51 votes
Accepted

Where did French's silent ending consonants come from?

This is a huge question. If someone has the time to give a more thorough overview, I invite them to, but here's a quick set of points to consider. Most of these end consonants are no mystery: they ...
  • 17.2k
41 votes

What languages are perceived as classy or fancy to French speakers?

I'll add my two cents from a translation angle, even though I don't have a solid answer. This is an excellent question from the point of view of a translator, because it gets at an issue translators ...
  • 17.2k
36 votes
Accepted

What languages are perceived as classy or fancy to French speakers?

I really don't think there's an equivalent. French has a particular status for other countries, but I can't see a language that would be the same for French. Not at the same level at least. Maybe ...
21 votes

Where did French's silent ending consonants come from?

In addition to Luke's answer, here are some comments about each of your examples: Temps was often written tems, tens or even tans in Old French. When French spelling was standardized, the variant ...
  • 135k
20 votes

What languages are perceived as classy or fancy to French speakers?

Probably Latin. Some examples of Latin words or phrases that a native French speaker could use to sound posh: ab abrupto instead of abruptement ad honores instead of pour l'honneur ergo instead ...
  • 384
18 votes

What languages are perceived as classy or fancy to French speakers?

There is no such language in France. I think we need to take a step back: Why is French perceived as "fancy" or "classy"? From the Wikipedia History of French: Modern French article: From the ...
10 votes
Accepted

Qu'a l'accent français de si caractéristique ?

En plus de la prononciation des th et des r et du mauvais placement de l'accent tonique, l'accent français se caractérise souvent aussi par: la non distinction des voyelles longues: (beach/bitch, ...
  • 135k
10 votes

What's the difference between "bougie" and "chandelle" in French?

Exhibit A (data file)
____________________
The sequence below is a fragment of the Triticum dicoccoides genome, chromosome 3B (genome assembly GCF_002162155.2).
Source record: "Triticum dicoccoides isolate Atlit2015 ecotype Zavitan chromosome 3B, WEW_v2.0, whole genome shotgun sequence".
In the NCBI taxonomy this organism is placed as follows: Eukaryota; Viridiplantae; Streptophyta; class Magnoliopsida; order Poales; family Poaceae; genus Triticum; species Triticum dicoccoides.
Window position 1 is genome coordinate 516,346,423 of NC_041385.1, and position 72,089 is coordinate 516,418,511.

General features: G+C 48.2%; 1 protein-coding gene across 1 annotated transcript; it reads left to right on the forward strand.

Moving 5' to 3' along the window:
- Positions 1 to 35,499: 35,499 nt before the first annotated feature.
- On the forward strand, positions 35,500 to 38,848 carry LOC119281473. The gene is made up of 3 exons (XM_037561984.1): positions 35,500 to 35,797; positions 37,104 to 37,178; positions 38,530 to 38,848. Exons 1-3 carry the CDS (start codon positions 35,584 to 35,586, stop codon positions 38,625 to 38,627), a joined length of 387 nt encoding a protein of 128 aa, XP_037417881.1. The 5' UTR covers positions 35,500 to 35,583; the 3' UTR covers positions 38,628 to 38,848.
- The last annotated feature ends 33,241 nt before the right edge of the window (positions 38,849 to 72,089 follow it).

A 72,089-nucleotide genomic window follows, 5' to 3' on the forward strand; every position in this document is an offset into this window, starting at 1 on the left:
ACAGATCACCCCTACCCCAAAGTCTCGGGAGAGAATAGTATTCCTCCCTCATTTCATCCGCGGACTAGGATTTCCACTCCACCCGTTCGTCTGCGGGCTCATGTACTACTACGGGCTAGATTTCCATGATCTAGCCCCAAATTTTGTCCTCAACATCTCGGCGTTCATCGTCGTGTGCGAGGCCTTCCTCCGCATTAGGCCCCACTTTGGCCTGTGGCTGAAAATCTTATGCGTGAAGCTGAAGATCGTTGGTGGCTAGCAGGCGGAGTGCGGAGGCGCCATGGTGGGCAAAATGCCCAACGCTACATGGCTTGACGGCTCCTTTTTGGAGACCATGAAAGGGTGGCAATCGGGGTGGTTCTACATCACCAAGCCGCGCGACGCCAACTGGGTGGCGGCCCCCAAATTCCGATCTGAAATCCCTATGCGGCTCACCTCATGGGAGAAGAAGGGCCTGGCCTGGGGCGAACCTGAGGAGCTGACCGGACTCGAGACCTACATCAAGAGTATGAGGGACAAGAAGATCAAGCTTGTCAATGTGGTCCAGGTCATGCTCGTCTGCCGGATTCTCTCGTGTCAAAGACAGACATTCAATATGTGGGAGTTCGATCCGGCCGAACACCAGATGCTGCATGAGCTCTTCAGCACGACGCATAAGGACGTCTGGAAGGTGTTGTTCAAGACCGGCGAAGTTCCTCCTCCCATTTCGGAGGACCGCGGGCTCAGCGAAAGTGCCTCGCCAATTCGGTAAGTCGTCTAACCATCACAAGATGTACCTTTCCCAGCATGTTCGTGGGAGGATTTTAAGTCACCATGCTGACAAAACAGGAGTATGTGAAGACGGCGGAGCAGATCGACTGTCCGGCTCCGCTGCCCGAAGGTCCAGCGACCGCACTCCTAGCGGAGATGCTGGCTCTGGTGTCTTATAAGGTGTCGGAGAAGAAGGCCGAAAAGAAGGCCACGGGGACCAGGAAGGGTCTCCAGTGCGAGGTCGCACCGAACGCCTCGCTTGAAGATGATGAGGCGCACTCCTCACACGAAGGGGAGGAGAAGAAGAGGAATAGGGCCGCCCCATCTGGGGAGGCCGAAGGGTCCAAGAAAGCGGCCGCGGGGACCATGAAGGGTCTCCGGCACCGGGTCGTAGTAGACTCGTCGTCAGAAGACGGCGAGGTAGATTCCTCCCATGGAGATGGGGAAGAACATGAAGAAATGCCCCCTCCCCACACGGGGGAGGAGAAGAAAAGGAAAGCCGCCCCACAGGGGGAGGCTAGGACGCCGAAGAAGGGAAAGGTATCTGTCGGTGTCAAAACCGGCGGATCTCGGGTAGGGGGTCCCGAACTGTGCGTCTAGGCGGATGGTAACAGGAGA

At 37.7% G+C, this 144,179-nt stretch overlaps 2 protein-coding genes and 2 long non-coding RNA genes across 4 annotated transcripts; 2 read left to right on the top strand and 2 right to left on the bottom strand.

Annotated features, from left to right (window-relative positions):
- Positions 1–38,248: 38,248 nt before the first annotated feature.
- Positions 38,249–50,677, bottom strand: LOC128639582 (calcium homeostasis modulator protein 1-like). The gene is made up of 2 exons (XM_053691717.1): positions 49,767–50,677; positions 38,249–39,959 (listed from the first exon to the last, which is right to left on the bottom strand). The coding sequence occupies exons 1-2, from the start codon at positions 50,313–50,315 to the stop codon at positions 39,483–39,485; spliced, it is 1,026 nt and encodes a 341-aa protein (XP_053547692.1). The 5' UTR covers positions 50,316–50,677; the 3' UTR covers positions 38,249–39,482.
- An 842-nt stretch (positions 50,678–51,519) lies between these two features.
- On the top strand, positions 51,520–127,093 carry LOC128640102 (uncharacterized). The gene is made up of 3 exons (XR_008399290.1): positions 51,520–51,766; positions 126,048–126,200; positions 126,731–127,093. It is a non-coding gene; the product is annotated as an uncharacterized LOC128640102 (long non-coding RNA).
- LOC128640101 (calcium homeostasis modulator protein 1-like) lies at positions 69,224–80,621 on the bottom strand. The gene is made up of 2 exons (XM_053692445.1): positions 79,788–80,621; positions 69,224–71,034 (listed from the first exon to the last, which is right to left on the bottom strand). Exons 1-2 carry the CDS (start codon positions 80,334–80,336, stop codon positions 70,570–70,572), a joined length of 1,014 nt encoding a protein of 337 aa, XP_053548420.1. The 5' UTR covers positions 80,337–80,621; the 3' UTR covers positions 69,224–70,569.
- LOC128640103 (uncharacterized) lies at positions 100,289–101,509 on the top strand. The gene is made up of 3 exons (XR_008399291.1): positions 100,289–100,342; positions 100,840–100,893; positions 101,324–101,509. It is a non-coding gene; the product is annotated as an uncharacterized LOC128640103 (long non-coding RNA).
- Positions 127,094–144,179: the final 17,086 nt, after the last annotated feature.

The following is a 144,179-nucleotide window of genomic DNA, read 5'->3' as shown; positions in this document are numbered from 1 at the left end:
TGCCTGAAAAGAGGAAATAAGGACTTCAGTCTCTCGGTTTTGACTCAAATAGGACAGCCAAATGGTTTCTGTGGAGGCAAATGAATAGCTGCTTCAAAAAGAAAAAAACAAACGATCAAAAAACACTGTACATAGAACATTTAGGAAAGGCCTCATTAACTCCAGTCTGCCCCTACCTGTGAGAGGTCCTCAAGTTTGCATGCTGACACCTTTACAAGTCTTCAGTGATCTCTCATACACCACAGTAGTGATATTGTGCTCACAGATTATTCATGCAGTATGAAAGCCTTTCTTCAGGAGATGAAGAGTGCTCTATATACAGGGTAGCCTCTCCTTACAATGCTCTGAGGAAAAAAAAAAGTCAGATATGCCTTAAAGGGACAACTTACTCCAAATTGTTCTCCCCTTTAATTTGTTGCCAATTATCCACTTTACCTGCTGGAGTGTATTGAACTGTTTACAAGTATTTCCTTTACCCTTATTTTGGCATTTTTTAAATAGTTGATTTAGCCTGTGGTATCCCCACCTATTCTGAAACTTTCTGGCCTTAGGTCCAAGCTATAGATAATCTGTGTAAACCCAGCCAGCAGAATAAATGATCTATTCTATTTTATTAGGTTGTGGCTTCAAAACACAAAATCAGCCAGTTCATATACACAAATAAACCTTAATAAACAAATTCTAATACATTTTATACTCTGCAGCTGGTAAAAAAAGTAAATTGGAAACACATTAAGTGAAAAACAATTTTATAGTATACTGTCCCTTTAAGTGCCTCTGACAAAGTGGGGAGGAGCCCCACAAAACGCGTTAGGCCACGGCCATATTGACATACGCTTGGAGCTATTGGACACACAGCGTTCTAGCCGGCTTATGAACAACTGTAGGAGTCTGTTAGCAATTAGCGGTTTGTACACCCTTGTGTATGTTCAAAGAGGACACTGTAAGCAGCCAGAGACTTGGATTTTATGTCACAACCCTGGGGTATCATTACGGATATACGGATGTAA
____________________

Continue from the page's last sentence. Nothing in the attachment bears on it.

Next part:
None already explain the technical and etymological difference. The main difference is that in European French, or at least in France, chandelle is mostly used nowadays in set expressions, some of ...
  • 135k
9 votes

What's the French equivalent of "like" when used in the sense of "hedging"?

The problem here is that this usage of "like" is very common in English, but has no exact equivalent in French. It is mostly heard, rather than read, because it expresses something different according ...
  • 295
9 votes

The French spoken in Canada vs. the French spoken in France

This is a multi-part question, and I'm mostly going to focus on your second question about which variety you should aim to learn, and broaden it to include how one could go about learning Canadian ...
  • 561
9 votes
Accepted

Does “comme on était à New York” mean “since” or “as though”?

Comme has several meanings in French, but not the second one of your question which would require si, as already stated by petitrien. In the expression "Comme on était à New York", it can mean: De ...
  • 135k
9 votes
Accepted

Comment transposer l'emploi des « crickets » signifiant le silence ou l'absence de communication ?

En restant autour des insectes : On entendrait une mouche voler Sinon : Silence radio Un ange passe…
  • 135k
8 votes

What's the French equivalent of "like" when used in the sense of "hedging"?

You could say "genre" in french slang : "c'est genre à 2 miles d'ici" or "j'ai mangé genre 5 livres de viandes". It would fit with the original sense you mean. Note that in France, we would say "...
  • 5,951
7 votes

« Chasser » vs « pourchasser »

En effet, "pourchasser" indique une intensité supérieure à "chasser". chasser décrit un acte plutôt passif mais néanmoins méthodique chasser le gibier dans la pratique: chasser n'importe quel ...